David Einhorn Moves the Markets at the Value Investing Congress
David Einhorn discussed four stocks during his presentation at Tuesday's Value Investing Congress in New York. The Greenlight Capital manager and noted short-seller gave his bearish thesis on Chipotle (NYSE: CMG) and Green Mountain Coffee Roasters (NASDAQ: GMCR) and told the audience why he liked Cigna (NYSE: CI) and General Motors (NYSE: GM) at current levels.
A couple of other stocks spiked after the hedge fund heavyweight didn't single them out as potential short ideas. These include Herbalife (NYSE: HLF) and Lululemon (NASDAQ: LULU). There has been speculation in the media and on Wall Street in recent months that Greenlight Capital is shorting these two names, and that Einhorn could deliver a full presentation on either stock.
He did mention Herbalife, but said that "I won't be offering an Herbalife thesis today." He noted, however, that "What hasn't been said is that it was widely believed...that Herbalife had sandbagged earnings estimates." The stock has risen around 3 percent on Tuesday after Einhorn didn't go after the company. Shares of Lululemon are also up around 3 percent after he did not mention the stock.
One company that Einhorn did not spare was Green Mountain Coffee Roasters (NASDAQ: GMCR). Last year, he detailed his short thesis on the stock at the Value Investing Congress, and shares have subsequently fallen more than 70 percent. Einhorn still thinks that Green Mountain is a poor investment. He said, "This price war is just getting started,” referring the single-serve, K-cup coffee market where GMCR is the leader, but is being challenged by low-cost competition. Previously, Green Mountain's patents protected it from this competition.
“We think GMCR is incredibly exposed because it has a high cost structure,” Einhorn said. “There is still significant downside in the stock.” Despite Einhorn's continued belief that GMCR is headed lower, the stock is actually higher on Tuesday, with shares rising better than 2 percent. The stock did plunge, however, once the hedge fund manager began discussing it, but quickly recovered.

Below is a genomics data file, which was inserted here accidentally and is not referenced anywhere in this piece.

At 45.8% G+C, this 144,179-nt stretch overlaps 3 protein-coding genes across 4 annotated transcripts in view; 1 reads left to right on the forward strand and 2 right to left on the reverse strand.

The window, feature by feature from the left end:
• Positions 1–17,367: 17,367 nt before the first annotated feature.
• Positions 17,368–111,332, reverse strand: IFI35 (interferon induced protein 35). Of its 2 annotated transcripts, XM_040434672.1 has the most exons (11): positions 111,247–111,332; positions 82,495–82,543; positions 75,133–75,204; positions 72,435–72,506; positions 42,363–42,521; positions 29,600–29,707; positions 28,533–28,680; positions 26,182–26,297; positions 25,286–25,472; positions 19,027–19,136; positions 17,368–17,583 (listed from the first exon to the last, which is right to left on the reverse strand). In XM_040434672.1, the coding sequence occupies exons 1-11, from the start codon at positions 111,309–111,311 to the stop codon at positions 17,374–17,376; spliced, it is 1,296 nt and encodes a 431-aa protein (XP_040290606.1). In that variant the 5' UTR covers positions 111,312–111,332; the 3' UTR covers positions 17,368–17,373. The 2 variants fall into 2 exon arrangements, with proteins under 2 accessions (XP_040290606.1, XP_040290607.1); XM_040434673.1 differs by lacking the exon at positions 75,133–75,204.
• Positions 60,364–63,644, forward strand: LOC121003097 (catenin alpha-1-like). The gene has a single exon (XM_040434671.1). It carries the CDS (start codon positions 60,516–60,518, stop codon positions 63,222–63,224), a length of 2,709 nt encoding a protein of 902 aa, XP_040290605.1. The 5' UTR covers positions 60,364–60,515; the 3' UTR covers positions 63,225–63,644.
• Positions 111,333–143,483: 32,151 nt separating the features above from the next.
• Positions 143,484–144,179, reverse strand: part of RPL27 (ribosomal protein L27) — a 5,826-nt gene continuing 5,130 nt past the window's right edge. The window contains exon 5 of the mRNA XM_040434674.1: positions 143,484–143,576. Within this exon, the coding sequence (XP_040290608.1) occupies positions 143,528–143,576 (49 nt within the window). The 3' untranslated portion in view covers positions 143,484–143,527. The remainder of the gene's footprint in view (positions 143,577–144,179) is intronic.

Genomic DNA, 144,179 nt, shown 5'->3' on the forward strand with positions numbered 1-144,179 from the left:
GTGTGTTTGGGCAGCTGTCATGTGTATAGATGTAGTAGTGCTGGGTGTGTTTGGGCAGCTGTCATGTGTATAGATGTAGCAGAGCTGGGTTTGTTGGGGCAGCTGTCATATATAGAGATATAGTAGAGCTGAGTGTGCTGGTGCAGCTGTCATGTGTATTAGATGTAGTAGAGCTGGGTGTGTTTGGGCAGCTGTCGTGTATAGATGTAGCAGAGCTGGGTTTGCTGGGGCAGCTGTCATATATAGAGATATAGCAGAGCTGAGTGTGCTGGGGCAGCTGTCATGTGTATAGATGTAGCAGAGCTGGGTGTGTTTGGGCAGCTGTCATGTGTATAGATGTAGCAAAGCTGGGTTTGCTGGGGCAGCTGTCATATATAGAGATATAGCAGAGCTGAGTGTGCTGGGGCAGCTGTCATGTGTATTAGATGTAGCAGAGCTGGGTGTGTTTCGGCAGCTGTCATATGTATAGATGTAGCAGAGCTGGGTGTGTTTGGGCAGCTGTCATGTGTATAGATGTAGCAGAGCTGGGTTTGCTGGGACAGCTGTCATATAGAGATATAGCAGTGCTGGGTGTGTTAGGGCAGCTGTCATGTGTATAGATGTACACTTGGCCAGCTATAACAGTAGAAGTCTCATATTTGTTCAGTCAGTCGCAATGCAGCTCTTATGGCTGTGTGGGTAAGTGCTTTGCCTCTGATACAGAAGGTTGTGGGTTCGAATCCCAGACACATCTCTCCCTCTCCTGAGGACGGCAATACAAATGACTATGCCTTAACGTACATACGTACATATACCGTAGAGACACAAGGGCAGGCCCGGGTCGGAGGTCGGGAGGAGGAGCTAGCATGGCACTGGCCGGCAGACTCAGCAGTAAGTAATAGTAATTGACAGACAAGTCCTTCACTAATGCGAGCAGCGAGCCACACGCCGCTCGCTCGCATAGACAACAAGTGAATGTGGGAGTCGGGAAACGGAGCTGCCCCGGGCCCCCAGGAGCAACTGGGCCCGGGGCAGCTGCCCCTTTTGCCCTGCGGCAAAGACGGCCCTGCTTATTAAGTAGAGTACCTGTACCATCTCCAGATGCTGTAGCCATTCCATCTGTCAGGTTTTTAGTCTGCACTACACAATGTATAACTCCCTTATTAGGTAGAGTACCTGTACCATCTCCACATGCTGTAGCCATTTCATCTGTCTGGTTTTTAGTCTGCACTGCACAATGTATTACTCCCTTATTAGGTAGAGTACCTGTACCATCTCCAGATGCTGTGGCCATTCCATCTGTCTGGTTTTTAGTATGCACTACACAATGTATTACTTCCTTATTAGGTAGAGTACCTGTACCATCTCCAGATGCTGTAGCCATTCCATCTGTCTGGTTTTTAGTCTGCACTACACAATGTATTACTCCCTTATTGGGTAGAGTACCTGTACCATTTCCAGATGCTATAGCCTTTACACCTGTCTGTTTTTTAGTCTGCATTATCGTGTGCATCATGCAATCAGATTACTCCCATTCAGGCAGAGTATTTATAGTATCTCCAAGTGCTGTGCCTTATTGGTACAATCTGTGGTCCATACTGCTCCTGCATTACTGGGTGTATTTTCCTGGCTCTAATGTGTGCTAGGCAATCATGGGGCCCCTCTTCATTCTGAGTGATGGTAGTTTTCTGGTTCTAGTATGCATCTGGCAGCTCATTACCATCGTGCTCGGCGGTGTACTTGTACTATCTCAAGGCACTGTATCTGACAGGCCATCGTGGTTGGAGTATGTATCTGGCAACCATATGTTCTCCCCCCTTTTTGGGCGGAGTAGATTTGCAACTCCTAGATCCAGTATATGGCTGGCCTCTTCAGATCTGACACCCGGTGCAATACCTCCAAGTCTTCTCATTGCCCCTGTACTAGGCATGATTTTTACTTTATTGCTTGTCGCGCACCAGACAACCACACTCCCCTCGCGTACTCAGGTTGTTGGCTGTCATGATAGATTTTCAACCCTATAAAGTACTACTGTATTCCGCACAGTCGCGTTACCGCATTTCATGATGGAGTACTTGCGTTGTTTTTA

The other stock that Einhorn recommended as a short-sale was Chipotle Mexican Grill (NASDAQ: CMG). He said that he thinks Yum Brands' (NYSE: YUM) Taco Bell chain is positioned to challenge the company. The quick-service restaurant has recently introduced higher-priced, higher-quality items that could take a bite out of Chipotle's market. Taco Bell's Cantina Bell menu features items such as burritos, and bowls similar to Chipotle's offerings which are only priced at $4.99, below CMG's price points.
“The biggest challenge comes from a resurgent Taco Bell,” Einhorn said. Chipotle spokesman Chris Arnold told Bloomberg in an email that “We don't see Taco Bell as a challenge to our business at all." He added that “We have a different customer base and very loyal customers. What's more, the food we serve is very different than Taco Bell.”
The Greenlight manager also said that the stock's hefty valuation (it trades at around 36 times trailing earnings) is too high. The stock was last trading down around 5 percent to $300 after Einhorn's comments. Investors who were paying attention when hedge funds filed their second-quarter 13-Fs may have been able to get a jump on the competition on Tuesday, as Greenlight Capital had a position in Chipotle put options last quarter.
The two stocks that Einhorn was positive on were Cigna (NYSE: CI) and General Motors (NYSE: GM). At the end of the second-quarter, his hedge fund had fairly sizable long positions in both stocks. He said that General Motors is significantly undervalued at current levels and that the company could earn as much as $6 per share in 2014.
He also said that GM's brand quality is improving and that worries about potential pension liabilities are overblown. Year-to-date, GM has risen a little less than 17 percent compared to a gain of around 14 percent for the S&P 500. Nevertheless, Einhorn called the stock an "ugly duckling," given its history. On Tuesday, General Motors was trading up around 2.30 percent to $23.65 in the last hour of trade.
Einhorn said that Cigna is like a “boring homework exercise with potential for big rewards if you sit down and do the work." He added that the complexity of the business tends to discourage investors and that fears over healthcare legislation has "Left HMO's trading" at cheap valuations. Einhorn said that Cigna is a better company than its peers, but trades at a lower multiple than some other insurers. Cigna shares had added a little less than 1 percent on Tuesday.
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